In these trials, we can also get much information from the articles. The sensitivity ranged from 23.1% to 100% and pooled sensitivity is 68.0% (95% CI 62.8%–72.8%), specificity ranged from 73.2% to 100% and pooled specificity is 88.5% (95% CI 85.9%–90.7%), and the detailed forest map is shown in Figure 5. We calculated the significant heterogeneity among studies (sensitivity, ; specificity, ), which indicated that patient selection or other relevant factors might be responsible for heterogeneity.

fig5
Figure 5: Forest plot for sensitivity and specificity of the TNF-α test to diagnose neonatal sepsis at the LONS.

The value of DOR of TNF-α was 37.44 (95% CI 19.07–73.48), as shown in Figure 6. In these articles, we calculated the significant heterogeneity ( ). The SROC curves for TNF-α markers were plotted in Figure 7; the AUC was 0.93 with the standard error being 0.017. The pooled diagnostic accuracy ( ) of 0.8696 with the standard error was 0.02.

471463.fig.006
Figure 6: Forest plot for diagnostic OR of the TNF-α test to diagnose neonatal sepsis at the LONS.
471463.fig.007
Figure 7: Summary receiver operating characteristic (SROC) curve of the TNF-α test for the diagnosis of late-onset neonatal sepsis. Each point represents one study in the SROC curve.
3.4. Intensive Study of the TNF-α Test in the Diagnosis of Proven Late-Onset Neonatal Sepsis

In the LONS study, study populations come from different countries, but in general they can be further divided into two regions: the northern hemisphere and the southern hemisphere.

Eight trials were included to estimate the use of the TNF-α test in the northern hemisphere at the diagnosis of proven late-onset neonatal sepsis [1, 14, 29, 30]. In these trials, sensitivity ranged from 61.4% to 100% and pooled sensitivity is 84.0% (95% CI 78.8%–88.4%), specificity ranged from 68.8% to 96.6% and pooled specificity is 83.3% (95% CI 79.6%–86.6%), and the detailed forest maps are shown in Figure 8. We calculated the significant heterogeneity among studies (sensitivity, ; specificity, ), which indicated that patient selection or other relevant factors might be responsible for heterogeneity.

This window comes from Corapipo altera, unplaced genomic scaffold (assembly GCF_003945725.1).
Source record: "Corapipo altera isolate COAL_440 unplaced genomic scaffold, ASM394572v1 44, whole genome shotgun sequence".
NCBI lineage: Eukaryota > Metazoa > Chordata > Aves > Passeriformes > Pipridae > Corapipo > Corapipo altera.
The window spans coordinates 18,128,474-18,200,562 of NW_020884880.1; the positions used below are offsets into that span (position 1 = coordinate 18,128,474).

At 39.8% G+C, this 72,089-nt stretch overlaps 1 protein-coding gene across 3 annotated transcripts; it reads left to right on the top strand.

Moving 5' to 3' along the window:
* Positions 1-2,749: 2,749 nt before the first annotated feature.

fig8
Figure 8: Forest plot for sensitivity and specificity of the TNF-α test to diagnose neonatal sepsis at the LONS in the northern hemisphere.

The value of DOR of TNF-α test in the northern hemisphere at the diagnosis of proven late-onset neonatal sepsis was 44.94 (95% CI 20.71–97.50), as shown in Figure 9. In these articles, we calculated the significant heterogeneity ( ). The SROC curves for TNF-α markers were plotted in Figure 10; the AUC was 0.93 with the standard error being 0.017. The pooled diagnostic accuracy ( ) of 0.8710 with the standard error was 0.02.

471463.fig.009
Figure 9: Forest plot for diagnostic OR of the TNF-α test to diagnose neonatal sepsis at the LONS in the northern hemisphere.
471463.fig.0010
Figure 10: Summary receiver operating characteristic (SROC) curve of the TNF-α test for the diagnosis of late-onset neonatal sepsis in the northern hemisphere. Each point represents one study in the SROC curve.

Three trials were included to estimate the use of the TNF-α test in the southern hemisphere at the diagnosis of proven late-onset neonatal sepsis [24, 28]. In these trials, sensitivity ranged from 23.1% to 35% and pooled sensitivity is 32.1% (95% CI 23.5%–41.7%), specificity ranged from 97.1% to 100% and pooled specificity is 98.3% (95% CI 95.8%–99.5%), and the detailed forest map is shown in Figure 11. We calculated the significant heterogeneity among studies (sensitivity, ; specificity, ), which indicated that patient selection or other relevant factors might be responsible for heterogeneity.

fig11
Figure 11: Forest plot for sensitivity and specificity of the TNF-α test to diagnose neonatal sepsis at the LONS in the southern hemisphere.

The value of DOR of TNF-α test in the northern hemisphere at the diagnosis of proven late-onset neonatal sepsis was 20.88 (95% CI 3.84–113.49), as shown in Figure 12. In these articles, we calculated the significant heterogeneity ( ). The SROC curves for TNF-α markers were plotted in Figure 13; the AUC was 0.0468 with the standard error being 0.224. The pooled diagnostic accuracy ( ) of 0.1052 with the standard error was 0.309.

471463.fig.0012
Figure 12: Forest plot for diagnostic OR of the TNF-α test to diagnose neonatal sepsis at the LONS in the southern hemisphere.
471463.fig.0013
Figure 13: Summary receiver operating characteristic (SROC) curve of the TNF-α test for the diagnosis of late-onset neonatal sepsis in the southern hemisphere. Each point represents one study in the SROC curve.
3.5. Comparison of the Diagnostic Accuracy of Markers for Neonatal Sepsis

In LONS, PCT and CRP have been proven to be useful markers for the diagnosis of NS [3, 9, 31]. In order to show the value of diagnosis of the TNF-α test for NS in LONS, we compared TNF-α with PCT and CRP in LONS. Six articles and eleven trials were used to evaluate the diagnosis of TNF-α. Compared with 55% (95% CI 45%–65%) for the CRP test and 72% (95% CI 63%–81%) for the PCT test [14], the pooled sensitivity for the TNF-α test was 68% (95% CI 63%–73%).